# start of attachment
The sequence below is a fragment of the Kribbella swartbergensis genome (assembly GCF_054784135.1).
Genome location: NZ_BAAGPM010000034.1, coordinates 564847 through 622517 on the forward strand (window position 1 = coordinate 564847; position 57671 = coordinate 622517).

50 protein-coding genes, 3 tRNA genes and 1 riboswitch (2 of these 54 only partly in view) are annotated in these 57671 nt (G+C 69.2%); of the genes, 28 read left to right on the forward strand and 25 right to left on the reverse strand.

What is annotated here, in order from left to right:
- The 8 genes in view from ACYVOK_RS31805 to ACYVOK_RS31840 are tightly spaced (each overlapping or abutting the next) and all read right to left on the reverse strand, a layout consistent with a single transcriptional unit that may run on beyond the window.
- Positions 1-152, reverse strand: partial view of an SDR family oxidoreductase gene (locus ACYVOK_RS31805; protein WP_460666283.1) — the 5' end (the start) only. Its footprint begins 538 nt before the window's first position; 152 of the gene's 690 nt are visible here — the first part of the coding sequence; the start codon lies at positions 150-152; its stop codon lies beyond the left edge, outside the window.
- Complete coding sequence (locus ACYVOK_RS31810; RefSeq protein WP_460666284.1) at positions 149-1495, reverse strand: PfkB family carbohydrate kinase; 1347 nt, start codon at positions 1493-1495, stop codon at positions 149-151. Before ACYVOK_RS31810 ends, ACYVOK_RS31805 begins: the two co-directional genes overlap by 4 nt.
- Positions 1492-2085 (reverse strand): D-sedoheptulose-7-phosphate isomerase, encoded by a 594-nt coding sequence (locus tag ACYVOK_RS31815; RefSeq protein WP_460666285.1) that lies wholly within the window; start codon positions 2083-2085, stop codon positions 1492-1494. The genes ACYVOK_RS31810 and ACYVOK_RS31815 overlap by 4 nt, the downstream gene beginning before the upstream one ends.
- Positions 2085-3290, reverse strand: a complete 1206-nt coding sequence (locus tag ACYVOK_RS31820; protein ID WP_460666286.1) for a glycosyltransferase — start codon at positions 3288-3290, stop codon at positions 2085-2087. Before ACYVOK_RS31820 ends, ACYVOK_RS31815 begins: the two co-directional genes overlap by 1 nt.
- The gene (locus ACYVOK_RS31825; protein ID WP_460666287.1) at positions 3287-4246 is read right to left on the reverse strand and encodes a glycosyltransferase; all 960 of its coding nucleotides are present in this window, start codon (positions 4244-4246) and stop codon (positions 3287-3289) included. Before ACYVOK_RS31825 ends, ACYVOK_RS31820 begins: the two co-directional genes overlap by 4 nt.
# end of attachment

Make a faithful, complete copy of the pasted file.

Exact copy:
The sequence below is a fragment of the Kribbella swartbergensis genome (assembly GCF_054784135.1).
Genome location: NZ_BAAGPM010000034.1, coordinates 564847 through 622517 on the forward strand (window position 1 = coordinate 564847; position 57671 = coordinate 622517).

50 protein-coding genes, 3 tRNA genes and 1 riboswitch (2 of these 54 only partly in view) are annotated in these 57671 nt (G+C 69.2%); of the genes, 28 read left to right on the forward strand and 25 right to left on the reverse strand.

What is annotated here, in order from left to right:
- The 8 genes in view from ACYVOK_RS31805 to ACYVOK_RS31840 are tightly spaced (each overlapping or abutting the next) and all read right to left on the reverse strand, a layout consistent with a single transcriptional unit that may run on beyond the window.
- Positions 1-152, reverse strand: partial view of an SDR family oxidoreductase gene (locus ACYVOK_RS31805; protein WP_460666283.1) — the 5' end (the start) only. Its footprint begins 538 nt before the window's first position; 152 of the gene's 690 nt are visible here — the first part of the coding sequence; the start codon lies at positions 150-152; its stop codon lies beyond the left edge, outside the window.
- Complete coding sequence (locus ACYVOK_RS31810; RefSeq protein WP_460666284.1) at positions 149-1495, reverse strand: PfkB family carbohydrate kinase; 1347 nt, start codon at positions 1493-1495, stop codon at positions 149-151. Before ACYVOK_RS31810 ends, ACYVOK_RS31805 begins: the two co-directional genes overlap by 4 nt.
- Positions 1492-2085 (reverse strand): D-sedoheptulose-7-phosphate isomerase, encoded by a 594-nt coding sequence (locus tag ACYVOK_RS31815; RefSeq protein WP_460666285.1) that lies wholly within the window; start codon positions 2083-2085, stop codon positions 1492-1494. The genes ACYVOK_RS31810 and ACYVOK_RS31815 overlap by 4 nt, the downstream gene beginning before the upstream one ends.
- Positions 2085-3290, reverse strand: a complete 1206-nt coding sequence (locus tag ACYVOK_RS31820; protein ID WP_460666286.1) for a glycosyltransferase — start codon at positions 3288-3290, stop codon at positions 2085-2087. Before ACYVOK_RS31820 ends, ACYVOK_RS31815 begins: the two co-directional genes overlap by 1 nt.
- The gene (locus ACYVOK_RS31825; protein ID WP_460666287.1) at positions 3287-4246 is read right to left on the reverse strand and encodes a glycosyltransferase; all 960 of its coding nucleotides are present in this window, start codon (positions 4244-4246) and stop codon (positions 3287-3289) included. Before ACYVOK_RS31825 ends, ACYVOK_RS31820 begins: the two co-directional genes overlap by 4 nt.